Pro-ISIS script kiddies hit Ohio state websites

Ohio state flag pictured in Cleveland, Ohio. (Flickr / Erik Drost)

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Several state government websites in Ohio, including those of former Gov. John Kasich and his wife, Ohio First Lady Karen Kasich, were defaced over the weekend in a rash of hacking activity aimed at state and local governments claimed by Algeria-based pro-ISIS hacktivists.

The defaced websites played the Islamic call to prayer and threatened President Donald Trump, noting that he would be held accountable for “every drop of blood flowing in Muslim countries” and ended “I Love Islamic state [sic].”

An Ohio official told the AP that the hacks happened about 11am on Sunday, and the sites were all restored by Monday morning, as were most of the others struck. According to Zone-H, an Estonia-based site that has tracked website defacements like these for 15 years, the targets included government websites of Howard County, Maryland and other towns and counties in New York, Idaho and California.

Zone-H preserved a mirror of the defaced Ohio governor’s site here. Defacements are considered a lower-level form of cyberattack, akin to vandalism, and are typically the work of the technically unskilled hackers derisively labeled “script kiddies.”

The defacements announced “Hacked by Team System Dz,” and were highlighted on the group’s Facebook page. The group, which reportedly has been hacking and defacing websites with pro-ISIS material for several years, has used brute forcing attacks against websites built with the content management system WordPress, according to a posting from January 2015 by coder and blogger Nick Fogle.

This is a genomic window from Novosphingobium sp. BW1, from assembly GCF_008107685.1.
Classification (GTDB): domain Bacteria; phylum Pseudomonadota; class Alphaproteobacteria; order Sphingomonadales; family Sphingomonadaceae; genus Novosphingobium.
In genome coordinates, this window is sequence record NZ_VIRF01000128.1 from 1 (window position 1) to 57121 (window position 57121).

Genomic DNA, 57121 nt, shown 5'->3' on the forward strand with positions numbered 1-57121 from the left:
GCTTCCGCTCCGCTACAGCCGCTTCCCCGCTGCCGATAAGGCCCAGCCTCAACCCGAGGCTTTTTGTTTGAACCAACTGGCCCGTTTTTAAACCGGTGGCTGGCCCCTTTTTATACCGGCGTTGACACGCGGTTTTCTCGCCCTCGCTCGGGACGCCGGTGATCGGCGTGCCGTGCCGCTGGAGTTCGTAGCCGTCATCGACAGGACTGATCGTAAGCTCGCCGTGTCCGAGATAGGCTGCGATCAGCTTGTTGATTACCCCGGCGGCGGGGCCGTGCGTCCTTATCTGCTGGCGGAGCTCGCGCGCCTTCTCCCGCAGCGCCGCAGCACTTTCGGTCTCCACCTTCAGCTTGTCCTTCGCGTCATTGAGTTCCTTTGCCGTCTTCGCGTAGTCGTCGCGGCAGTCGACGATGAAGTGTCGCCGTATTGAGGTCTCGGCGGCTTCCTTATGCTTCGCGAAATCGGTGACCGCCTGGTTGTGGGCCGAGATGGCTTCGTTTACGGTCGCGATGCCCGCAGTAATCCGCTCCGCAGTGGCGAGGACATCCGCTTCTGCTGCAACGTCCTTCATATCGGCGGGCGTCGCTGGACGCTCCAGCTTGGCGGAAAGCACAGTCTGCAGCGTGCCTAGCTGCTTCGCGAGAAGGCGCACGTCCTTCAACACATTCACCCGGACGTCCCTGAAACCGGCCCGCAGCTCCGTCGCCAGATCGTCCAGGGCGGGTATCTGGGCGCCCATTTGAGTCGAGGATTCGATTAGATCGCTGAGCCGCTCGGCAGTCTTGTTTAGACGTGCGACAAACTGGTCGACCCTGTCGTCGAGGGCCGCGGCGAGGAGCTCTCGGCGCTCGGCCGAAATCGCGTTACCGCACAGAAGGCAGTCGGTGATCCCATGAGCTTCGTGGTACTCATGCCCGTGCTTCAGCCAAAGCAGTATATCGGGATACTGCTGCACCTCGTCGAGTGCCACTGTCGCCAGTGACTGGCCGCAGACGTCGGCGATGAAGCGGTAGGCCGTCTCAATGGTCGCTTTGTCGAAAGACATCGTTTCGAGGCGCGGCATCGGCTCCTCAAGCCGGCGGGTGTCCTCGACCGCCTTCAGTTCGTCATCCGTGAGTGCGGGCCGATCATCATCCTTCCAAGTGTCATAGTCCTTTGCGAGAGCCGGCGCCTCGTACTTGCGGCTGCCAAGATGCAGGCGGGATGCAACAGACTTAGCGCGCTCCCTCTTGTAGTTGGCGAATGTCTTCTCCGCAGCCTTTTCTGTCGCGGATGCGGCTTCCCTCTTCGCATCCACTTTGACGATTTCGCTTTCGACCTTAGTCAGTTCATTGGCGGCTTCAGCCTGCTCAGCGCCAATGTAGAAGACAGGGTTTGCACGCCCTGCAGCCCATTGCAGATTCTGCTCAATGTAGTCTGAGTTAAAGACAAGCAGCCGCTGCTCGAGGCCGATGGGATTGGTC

Other reports of the group’s activities date back to 2014, and several researchers have traced their activity to IP addresses in Algeria.

The FBI issued a bulletin warning of such attacks by individuals and groups supporting ISIS in April 2015. “The FBI assesses that the perpetrators are not members of the [ISIS] terrorist organization,” the bulletin states, adding that the hacktivists are “using relatively unsophisticated methods” and employing the ISIS name “to gain more notoriety than the underlying attack would have otherwise garnered.”

The bulletin says the hackers were taking advantage of “common WordPress plugin vulnerabilities easily exploited by commonly available hacking tools.”

“We are investigating how these hackers were able to deface these websites,” Tom Hoyt, chief communications officer for Ohio’s Department of Administrative Services, told the AP. “We also are working with law enforcement to better understand what happened.”

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hacking, hacktivism, ISIS, Ohio, State Government, website defacement
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